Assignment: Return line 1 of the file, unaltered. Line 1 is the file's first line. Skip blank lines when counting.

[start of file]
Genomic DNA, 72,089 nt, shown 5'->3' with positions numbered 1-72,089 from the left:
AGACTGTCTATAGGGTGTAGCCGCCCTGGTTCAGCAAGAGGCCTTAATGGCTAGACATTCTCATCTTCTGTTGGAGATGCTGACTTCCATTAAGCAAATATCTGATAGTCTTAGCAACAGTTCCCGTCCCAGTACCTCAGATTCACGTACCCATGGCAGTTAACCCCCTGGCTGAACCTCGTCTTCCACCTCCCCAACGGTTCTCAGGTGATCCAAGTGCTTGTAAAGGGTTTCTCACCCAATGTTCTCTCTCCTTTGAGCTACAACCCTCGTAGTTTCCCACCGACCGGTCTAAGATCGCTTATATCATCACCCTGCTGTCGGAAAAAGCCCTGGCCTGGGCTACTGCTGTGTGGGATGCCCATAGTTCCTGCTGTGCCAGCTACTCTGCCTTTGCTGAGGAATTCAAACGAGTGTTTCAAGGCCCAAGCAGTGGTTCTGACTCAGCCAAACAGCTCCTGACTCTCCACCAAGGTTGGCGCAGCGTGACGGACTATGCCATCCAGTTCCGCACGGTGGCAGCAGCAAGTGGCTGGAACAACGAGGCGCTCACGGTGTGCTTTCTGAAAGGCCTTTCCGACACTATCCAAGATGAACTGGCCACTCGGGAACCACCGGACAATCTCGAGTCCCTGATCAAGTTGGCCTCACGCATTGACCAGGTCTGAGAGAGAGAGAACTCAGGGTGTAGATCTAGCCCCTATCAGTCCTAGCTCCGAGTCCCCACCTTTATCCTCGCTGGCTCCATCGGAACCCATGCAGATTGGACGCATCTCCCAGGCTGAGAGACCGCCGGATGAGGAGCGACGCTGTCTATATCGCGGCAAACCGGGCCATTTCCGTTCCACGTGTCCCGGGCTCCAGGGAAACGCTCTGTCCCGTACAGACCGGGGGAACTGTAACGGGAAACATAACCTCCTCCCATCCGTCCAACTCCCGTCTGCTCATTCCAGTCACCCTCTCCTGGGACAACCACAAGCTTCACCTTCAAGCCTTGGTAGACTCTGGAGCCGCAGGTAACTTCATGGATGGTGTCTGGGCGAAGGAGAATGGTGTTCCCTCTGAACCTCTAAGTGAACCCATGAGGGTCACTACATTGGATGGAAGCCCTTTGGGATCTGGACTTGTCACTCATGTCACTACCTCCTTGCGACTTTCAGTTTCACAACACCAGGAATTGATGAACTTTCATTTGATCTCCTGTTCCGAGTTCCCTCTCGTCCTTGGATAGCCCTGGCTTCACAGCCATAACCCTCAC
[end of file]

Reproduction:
Genomic DNA, 72,089 nt, shown 5'->3' with positions numbered 1-72,089 from the left: